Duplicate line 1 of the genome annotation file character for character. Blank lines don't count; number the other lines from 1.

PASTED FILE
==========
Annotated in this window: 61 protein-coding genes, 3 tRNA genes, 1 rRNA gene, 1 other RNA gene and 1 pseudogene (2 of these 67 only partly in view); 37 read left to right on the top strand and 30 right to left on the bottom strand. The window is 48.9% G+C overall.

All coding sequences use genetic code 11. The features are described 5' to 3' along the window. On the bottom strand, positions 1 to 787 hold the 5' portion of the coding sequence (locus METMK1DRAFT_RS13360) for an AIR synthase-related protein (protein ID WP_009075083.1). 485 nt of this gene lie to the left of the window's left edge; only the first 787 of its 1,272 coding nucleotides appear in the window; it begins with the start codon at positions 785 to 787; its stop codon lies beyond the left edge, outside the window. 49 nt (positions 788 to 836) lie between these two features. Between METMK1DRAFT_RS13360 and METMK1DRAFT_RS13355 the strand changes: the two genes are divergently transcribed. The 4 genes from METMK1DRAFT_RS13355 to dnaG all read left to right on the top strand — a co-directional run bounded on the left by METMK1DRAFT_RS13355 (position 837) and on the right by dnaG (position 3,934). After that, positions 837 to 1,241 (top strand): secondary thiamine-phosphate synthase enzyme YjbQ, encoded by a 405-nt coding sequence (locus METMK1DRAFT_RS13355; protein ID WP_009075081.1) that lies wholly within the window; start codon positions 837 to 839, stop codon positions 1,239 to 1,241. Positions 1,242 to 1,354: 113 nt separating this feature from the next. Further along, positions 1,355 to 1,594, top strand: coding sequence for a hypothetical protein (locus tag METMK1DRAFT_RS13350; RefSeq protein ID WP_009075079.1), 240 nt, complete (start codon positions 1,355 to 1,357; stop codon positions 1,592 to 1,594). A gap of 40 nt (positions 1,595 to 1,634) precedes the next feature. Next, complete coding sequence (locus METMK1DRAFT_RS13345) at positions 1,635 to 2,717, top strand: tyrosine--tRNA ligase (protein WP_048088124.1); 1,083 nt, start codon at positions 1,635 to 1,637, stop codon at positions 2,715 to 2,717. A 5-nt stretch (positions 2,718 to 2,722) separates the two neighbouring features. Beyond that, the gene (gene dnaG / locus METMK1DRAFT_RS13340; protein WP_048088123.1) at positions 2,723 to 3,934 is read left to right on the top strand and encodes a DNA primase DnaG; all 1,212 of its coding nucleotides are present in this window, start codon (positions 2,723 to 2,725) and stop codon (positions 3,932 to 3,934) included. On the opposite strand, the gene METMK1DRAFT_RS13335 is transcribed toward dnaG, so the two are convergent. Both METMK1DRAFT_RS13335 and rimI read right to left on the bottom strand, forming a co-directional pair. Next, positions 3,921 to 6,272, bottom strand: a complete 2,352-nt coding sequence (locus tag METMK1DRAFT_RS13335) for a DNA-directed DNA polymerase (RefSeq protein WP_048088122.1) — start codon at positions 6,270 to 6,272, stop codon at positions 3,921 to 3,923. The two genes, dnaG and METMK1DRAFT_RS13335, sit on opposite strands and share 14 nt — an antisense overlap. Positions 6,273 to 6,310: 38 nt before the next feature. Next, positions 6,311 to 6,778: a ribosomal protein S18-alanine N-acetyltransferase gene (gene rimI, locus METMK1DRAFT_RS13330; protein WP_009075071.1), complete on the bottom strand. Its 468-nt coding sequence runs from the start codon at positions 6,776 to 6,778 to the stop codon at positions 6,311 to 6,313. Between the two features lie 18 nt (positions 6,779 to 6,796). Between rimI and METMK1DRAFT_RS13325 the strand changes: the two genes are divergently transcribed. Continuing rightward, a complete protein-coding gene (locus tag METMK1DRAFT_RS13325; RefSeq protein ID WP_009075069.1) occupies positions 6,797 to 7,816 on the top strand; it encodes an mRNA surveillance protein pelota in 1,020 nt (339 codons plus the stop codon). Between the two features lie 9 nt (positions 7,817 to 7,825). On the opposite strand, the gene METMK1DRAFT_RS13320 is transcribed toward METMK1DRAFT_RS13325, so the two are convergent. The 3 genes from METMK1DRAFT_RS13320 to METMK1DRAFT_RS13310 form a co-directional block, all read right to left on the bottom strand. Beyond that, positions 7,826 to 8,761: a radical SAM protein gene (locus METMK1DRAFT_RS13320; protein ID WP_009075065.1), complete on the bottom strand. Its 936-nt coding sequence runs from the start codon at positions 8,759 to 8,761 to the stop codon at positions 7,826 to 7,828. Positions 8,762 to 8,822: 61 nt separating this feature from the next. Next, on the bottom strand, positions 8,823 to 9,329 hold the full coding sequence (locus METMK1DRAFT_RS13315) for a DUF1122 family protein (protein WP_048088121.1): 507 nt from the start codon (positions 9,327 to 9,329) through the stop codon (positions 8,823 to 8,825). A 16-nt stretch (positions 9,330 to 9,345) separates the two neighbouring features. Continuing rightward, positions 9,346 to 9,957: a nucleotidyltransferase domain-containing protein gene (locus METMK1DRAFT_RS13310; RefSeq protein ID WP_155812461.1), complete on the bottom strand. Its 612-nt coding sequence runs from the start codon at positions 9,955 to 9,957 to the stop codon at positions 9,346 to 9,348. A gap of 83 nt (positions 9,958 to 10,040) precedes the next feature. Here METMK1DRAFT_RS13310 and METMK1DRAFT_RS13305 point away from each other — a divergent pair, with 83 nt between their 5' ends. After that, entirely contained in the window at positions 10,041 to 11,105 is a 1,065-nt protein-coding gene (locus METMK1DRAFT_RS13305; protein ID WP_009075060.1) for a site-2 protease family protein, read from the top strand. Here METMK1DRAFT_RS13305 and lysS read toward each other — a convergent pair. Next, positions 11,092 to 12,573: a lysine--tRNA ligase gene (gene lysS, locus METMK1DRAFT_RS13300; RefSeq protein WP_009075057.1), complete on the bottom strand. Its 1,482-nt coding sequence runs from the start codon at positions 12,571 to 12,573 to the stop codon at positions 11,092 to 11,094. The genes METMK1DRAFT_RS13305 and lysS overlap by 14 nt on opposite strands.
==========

Annotated in this window: 61 protein-coding genes, 3 tRNA genes, 1 rRNA gene, 1 other RNA gene and 1 pseudogene (2 of these 67 only partly in view); 37 read left to right on the top strand and 30 right to left on the bottom strand. The window is 48.9% G+C overall.